This Land Is Our Land

September 20th marked the first day of Global Climate Strike week. Over 4 million people from 163 countries participated in a climate strike, walking out of their schools and workplaces to advocate for climate justice. Among them was a large group of NHHS students facing risk of missed tests and unexcused absences. The movement, founded by Swedish teen Greta Thunberg, aimed to grab the attention of those with the power to make a difference. On Monday, the United Nations Climate Action Summit took place in New York City, and now we’ll see if our protests had any real impact.

But for now, let’s answer the question many have asked: what’s the point? Does this strike really change anything?

I prefer the simple answer yes. I believe any action, no matter how small, can have an impact. Thunberg, for example, began striking outside of the Swedish Parliament all by herself just a year ago, and now she is at the forefront of the movement. One person, one act of resistance, can make all the difference.

But my words may be misleading; it would be completely unfair of me to reduce such a complex solution to something as seemingly mundane as a protest.

The climate strike is an incredibly empowering and unifying way for youth to express just how important this issue is to us. But it is just the start to something bigger and should only be treated as such. If we do not take further action, nothing will change.

We have a history when talking about the climate crisis of constantly placing the blame on ourselves. It is our responsibility to take shorter showers, to eat less meat, to use less straws. I stand by my claim that a little goes a long way. But I must emphasize a statistic I’m sure you’ve heard before: merely 100 corporations are responsible for 71% of global emissions.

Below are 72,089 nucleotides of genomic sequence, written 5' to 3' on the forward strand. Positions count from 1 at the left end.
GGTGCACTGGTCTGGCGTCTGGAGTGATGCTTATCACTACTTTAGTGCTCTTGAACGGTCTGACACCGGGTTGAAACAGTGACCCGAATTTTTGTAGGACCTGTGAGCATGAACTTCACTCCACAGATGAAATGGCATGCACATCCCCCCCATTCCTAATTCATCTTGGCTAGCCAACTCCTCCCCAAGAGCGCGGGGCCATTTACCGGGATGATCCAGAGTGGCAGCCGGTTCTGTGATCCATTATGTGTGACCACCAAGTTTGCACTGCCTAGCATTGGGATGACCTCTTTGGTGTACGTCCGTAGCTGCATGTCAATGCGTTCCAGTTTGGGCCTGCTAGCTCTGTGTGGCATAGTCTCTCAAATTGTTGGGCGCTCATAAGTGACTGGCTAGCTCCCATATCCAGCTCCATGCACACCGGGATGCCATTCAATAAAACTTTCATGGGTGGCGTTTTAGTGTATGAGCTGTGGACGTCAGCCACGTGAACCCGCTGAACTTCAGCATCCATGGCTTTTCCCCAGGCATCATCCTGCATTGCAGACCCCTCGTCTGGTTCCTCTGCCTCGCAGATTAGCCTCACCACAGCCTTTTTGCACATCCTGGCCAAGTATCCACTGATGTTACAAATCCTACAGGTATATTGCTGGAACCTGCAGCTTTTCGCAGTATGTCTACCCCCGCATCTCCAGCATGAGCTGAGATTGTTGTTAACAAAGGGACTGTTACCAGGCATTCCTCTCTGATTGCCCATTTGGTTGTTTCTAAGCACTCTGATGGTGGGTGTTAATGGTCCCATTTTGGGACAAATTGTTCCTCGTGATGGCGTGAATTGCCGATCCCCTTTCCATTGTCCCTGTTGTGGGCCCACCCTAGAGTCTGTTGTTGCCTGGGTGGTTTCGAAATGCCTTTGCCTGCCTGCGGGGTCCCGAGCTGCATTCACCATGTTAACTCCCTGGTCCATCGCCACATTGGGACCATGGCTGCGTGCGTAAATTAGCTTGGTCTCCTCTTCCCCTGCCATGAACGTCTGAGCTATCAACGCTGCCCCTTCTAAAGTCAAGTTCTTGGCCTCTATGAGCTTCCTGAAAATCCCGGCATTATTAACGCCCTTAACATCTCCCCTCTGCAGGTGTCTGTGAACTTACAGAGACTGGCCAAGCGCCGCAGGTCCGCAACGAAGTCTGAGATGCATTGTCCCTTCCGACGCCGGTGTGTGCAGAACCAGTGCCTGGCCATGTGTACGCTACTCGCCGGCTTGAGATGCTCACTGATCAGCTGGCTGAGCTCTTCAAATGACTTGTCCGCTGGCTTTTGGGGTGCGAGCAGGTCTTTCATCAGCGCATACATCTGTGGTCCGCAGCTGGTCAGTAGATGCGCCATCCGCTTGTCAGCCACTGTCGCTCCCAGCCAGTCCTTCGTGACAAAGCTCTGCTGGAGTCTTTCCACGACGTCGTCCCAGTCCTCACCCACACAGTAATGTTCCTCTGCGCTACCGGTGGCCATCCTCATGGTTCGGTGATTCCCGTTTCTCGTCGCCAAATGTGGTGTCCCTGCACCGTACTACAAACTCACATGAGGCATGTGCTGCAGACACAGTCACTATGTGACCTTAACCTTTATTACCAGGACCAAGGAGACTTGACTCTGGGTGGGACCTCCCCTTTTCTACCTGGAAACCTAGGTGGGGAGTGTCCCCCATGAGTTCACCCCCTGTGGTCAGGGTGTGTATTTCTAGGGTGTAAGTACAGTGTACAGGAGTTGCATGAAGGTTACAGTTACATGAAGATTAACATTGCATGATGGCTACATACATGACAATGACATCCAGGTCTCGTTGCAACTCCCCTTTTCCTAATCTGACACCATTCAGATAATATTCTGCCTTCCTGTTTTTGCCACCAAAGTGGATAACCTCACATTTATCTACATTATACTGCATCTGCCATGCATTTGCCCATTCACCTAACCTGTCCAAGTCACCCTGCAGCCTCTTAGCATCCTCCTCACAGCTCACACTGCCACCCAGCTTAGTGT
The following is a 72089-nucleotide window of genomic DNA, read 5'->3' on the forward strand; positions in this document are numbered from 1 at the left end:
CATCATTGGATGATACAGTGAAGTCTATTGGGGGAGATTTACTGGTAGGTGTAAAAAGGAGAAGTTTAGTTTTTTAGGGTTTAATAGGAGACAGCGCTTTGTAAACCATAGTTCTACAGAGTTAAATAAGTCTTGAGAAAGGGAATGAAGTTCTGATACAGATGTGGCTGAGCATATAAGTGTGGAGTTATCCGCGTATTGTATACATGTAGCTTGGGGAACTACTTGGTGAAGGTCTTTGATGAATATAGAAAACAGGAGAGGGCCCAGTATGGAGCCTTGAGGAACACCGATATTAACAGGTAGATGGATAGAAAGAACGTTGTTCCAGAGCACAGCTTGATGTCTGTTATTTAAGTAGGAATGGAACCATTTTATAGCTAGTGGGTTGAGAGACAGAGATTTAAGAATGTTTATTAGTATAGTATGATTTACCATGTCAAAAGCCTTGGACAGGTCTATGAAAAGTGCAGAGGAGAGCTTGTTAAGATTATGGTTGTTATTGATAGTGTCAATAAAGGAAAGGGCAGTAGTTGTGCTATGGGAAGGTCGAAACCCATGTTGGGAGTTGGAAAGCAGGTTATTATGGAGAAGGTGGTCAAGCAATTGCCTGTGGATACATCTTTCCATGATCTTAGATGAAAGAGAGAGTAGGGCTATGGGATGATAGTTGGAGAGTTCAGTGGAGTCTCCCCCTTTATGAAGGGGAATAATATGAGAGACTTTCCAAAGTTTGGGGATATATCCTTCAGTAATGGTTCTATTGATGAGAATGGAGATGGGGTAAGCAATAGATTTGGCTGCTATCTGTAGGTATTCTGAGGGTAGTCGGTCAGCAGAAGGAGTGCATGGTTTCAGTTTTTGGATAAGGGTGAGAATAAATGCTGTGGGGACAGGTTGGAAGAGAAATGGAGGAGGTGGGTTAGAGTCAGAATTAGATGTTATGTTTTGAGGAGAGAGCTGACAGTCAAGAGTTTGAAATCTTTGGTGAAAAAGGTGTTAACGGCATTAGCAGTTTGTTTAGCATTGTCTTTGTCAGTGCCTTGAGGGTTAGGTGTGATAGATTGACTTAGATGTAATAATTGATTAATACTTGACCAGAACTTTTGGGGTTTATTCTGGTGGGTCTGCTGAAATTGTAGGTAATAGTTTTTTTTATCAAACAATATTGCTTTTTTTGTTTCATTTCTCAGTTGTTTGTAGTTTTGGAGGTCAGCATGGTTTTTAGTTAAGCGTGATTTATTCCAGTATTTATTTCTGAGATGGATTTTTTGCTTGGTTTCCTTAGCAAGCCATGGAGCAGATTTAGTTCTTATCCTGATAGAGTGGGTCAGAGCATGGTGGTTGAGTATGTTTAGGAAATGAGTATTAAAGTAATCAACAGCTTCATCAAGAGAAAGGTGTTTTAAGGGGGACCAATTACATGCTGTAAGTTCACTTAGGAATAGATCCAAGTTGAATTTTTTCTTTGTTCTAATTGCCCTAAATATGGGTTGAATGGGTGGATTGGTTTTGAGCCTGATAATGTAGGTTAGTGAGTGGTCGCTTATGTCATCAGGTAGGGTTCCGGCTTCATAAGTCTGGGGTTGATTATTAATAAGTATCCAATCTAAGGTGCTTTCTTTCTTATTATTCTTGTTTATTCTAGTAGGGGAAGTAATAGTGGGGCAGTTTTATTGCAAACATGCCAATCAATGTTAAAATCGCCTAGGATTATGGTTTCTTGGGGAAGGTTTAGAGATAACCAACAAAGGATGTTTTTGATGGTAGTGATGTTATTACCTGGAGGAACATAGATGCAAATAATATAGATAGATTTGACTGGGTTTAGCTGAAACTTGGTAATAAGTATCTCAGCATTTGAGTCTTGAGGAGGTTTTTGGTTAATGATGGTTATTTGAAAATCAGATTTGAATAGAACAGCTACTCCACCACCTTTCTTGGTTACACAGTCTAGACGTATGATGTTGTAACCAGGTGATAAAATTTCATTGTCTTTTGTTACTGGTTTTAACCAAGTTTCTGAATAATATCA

With talk of personal responsibility to live more sustainable lives comes the issue of greenwashing and consumerism. By preaching to the public that it is our duty to change our everyday lives, we only feed into the same capitalistic ploys that birthed the problem we are trying to destroy. All it has done is create a new market, one that wears a disguise of sustainability, when in reality, it causes just as much harm as any other corporation does. When we choose “sustainable” options or participate in the strike, we subconsciously convince ourselves that our actions alone are slowing climate change. But these small actions can only be effective if they are supplemental to more significant climate justice.

So, are we completely screwed? Again, I’ll take the simple answer: no. There is a larger solution to global warming. And you can be a part of it, by making small scale changes in your everyday life, but also by pushing for more significant solutions. I ask that you keep in mind the following advice.

First, put more thought into how and what you consume. We have been taught the three R’s since elementary: Reduce, Reuse, Recycle. The first two are most important, for only 9% of recycling actually is recycled. The rest ends up in landfills and our oceans. So, try to reduce your overall consumption. Boycott companies that are major contributors to climate change (Nestle, Exxon, BP, to name a few). Purchase only what is necessary, and consider more sustainable alternatives to what you do need. Try sourcing your clothing and books secondhand. And if you are trying to replace your plastic usage with reusables? Take advantage of what you already own. I carry around a reusable straw, utensil set, and tote bag, all of which I simply took from my kitchen. Purchasing excessive amounts of metal straws and on-the-go utensils just for the aesthetic completely misses the point of waste reduction. If you can, also consider reducing your meat consumption. Animal agriculture is a leading contributor to climate change, and by designating at least one day a week as “meatless,” you can significantly reduce your emissions.

Finally, and most importantly in my opinion, speak out! Use your voice. If you are at least sixteen, pre-register to vote. Vote for leaders who promise actual solutions to climate change. Educate yourself on these solutions, like the Green New Deal. If you’re ineligible for the upcoming election, you can still spread the word. Walk out of school if you have to. There is no time to waste.

There is still hope–but only if we take action.